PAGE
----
Virgin Galactic chairman and founder of investment company Social Capital, Chamath Palihapitiya, opposed Warren Buffett’s negative views on Bitcoin. Moreover, he noted that everyone should allocate a portion of their investment portfolio in the largest digital asset.
1% In Bitcoin
Palihapitiya, who is also an early investor in Facebook, recently appeared in CNBC’s Squawk Box. While speaking about the coronavirus’s effect on the traditional markets, he also mentioned Bitcoin’s involvement in the scene.
Palihapitiya believes that the largest cryptocurrency is entirely uncorrelated with any other financial asset. As such, people should invest some portion in it:
“Everybody should have 1% of their assets in Bitcoin, specifically. I think it’s just a fantastic hedge. It would be great that an average individual citizen of any country of the world has an uncorrelated hedge. Every financial instrument is correlated, unless Bitcoin.”
However, he thinks that buying large portions of BTC when the financial markets are plummeting is an “idiotic strategy.” Instead, people should do it gradually over time:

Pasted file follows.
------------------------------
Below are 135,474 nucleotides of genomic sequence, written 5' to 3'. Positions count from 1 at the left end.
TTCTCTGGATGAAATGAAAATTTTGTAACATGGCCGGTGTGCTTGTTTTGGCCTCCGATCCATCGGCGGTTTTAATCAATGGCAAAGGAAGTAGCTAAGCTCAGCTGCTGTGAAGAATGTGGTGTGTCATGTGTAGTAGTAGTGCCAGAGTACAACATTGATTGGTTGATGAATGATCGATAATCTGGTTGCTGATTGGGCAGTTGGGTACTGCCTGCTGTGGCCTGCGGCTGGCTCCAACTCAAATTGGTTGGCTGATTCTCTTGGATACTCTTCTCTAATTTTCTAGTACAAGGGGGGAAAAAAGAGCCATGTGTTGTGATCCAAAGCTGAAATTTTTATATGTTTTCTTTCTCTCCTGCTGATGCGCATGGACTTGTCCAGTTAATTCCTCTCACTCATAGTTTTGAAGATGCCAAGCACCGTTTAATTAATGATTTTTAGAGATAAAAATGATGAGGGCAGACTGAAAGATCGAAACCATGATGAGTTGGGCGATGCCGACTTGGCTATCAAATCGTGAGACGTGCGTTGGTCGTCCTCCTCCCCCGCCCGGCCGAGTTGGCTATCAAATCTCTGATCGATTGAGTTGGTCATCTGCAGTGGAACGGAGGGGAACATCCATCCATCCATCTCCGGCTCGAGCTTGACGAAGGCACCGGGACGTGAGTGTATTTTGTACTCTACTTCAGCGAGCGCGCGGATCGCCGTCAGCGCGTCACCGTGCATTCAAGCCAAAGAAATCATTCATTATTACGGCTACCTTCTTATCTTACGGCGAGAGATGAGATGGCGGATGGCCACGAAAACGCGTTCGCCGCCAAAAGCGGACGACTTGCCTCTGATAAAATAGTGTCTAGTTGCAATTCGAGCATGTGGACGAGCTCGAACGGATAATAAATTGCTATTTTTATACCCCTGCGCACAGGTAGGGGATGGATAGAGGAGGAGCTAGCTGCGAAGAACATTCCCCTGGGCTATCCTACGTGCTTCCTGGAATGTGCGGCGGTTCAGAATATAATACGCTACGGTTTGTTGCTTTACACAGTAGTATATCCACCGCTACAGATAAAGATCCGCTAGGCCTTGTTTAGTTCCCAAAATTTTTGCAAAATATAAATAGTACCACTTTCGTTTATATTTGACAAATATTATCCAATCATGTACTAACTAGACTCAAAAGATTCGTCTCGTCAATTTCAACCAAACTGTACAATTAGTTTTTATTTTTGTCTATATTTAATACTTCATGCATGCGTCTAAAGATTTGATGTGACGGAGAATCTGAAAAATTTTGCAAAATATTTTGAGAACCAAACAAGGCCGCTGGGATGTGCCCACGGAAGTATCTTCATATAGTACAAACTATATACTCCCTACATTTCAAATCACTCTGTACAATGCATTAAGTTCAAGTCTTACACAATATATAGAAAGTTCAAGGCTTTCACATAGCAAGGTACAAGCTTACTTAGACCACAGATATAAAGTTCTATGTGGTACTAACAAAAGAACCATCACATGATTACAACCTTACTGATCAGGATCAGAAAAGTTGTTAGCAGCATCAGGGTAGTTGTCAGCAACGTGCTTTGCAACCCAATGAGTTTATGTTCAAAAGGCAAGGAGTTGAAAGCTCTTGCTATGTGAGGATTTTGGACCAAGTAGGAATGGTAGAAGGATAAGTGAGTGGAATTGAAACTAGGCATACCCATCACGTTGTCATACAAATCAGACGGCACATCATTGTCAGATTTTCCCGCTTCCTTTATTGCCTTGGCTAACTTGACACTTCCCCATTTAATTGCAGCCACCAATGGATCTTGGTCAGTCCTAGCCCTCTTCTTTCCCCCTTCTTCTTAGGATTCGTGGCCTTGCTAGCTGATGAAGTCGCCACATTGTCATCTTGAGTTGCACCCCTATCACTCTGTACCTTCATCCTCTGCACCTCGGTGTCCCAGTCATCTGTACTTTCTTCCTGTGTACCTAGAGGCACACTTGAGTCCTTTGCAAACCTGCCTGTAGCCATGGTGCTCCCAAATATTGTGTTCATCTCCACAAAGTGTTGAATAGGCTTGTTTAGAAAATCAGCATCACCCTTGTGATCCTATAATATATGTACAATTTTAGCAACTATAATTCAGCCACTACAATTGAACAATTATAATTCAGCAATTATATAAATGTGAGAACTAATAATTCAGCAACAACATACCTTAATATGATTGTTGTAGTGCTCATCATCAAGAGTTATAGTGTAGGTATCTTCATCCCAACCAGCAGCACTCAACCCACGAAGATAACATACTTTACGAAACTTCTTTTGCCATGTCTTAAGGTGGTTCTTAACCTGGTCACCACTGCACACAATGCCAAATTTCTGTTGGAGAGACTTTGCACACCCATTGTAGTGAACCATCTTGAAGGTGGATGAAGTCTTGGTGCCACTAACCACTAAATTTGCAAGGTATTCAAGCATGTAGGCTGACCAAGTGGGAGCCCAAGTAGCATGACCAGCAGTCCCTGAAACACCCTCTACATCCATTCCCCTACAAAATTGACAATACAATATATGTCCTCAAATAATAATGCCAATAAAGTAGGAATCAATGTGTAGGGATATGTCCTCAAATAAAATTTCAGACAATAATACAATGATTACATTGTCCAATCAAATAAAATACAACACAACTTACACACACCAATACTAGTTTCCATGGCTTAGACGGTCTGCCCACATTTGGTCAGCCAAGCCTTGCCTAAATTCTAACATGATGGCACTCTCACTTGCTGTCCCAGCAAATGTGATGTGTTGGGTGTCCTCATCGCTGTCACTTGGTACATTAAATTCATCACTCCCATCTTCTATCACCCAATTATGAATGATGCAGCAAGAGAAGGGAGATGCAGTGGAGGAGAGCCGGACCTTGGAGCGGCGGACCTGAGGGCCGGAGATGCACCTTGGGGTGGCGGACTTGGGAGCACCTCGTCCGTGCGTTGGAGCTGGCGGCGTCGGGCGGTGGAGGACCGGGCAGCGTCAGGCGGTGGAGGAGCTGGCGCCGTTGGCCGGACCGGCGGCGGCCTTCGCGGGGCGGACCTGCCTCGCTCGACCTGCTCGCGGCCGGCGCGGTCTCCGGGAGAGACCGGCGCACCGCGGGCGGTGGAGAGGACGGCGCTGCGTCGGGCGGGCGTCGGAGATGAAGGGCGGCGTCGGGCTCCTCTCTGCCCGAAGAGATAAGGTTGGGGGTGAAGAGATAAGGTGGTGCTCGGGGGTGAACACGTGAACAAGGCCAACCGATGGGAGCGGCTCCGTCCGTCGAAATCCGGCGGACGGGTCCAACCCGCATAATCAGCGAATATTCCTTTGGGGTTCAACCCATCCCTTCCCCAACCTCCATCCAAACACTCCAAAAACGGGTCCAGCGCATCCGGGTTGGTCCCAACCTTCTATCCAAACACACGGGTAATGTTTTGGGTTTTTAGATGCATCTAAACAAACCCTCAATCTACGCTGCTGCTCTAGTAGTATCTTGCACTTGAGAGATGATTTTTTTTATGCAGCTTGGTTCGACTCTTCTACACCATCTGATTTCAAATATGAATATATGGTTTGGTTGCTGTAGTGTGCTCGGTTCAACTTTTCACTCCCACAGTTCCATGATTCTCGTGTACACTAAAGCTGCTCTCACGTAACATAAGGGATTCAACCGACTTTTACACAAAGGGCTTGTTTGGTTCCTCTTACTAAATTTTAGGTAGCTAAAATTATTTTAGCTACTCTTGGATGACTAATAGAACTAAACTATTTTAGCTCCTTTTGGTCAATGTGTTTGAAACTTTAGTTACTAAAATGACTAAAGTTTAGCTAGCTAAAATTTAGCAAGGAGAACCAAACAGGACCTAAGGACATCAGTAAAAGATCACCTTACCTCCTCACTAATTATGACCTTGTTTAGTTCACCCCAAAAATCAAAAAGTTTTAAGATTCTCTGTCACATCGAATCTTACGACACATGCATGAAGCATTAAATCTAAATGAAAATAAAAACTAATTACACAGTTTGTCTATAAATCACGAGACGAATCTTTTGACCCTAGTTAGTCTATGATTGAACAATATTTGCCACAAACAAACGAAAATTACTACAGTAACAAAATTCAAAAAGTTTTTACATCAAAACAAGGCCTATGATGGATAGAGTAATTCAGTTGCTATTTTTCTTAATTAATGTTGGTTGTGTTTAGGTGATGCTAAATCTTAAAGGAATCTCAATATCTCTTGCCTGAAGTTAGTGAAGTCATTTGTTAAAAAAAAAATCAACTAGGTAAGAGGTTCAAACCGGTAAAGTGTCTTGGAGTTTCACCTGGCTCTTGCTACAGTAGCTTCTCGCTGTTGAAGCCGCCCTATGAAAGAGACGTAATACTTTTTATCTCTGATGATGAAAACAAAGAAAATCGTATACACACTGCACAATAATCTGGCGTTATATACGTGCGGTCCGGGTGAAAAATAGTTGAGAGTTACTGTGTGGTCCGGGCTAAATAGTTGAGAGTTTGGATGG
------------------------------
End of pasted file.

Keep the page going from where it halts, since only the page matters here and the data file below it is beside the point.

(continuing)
“You quietly over some period of time accumulate a position and then just never look at it again and hope that that insurance under the mattress never has to come due. But, if it does, it will protect you.”
When people look at Bitcoin as a hedge, they should examine the volumes instead of only focusing on the price, Palihapitiya added.
Back in 2017, he made a daring prediction, saying that Bitcoin will reach $1 million in the next 20 years.
Warren Buffett Is Wrong
Earlier this week, Cryptopotato reported Buffett’s newest bashing at the cryptocurrency space. The prominent U.S. investor said that all digital assets, including Bitcoin, have no value.
Palihapitiya, however, strongly disagreed with Buffett’s opinion on the matter. Social Capital’s founder noted that he had learned a lot from the Oracle of Omaha, but he is “completely wrong and outdated” on Bitcoin.
It’s also worth noting that Tim Draper, the famous American venture capital investor, also refuted Buffett’s claims recently. He said that Buffett has 50% of its holdings in banks and insurance companies, which “are not going to do well in this new decentralized economy.”
Featured image courtesy of CNBC
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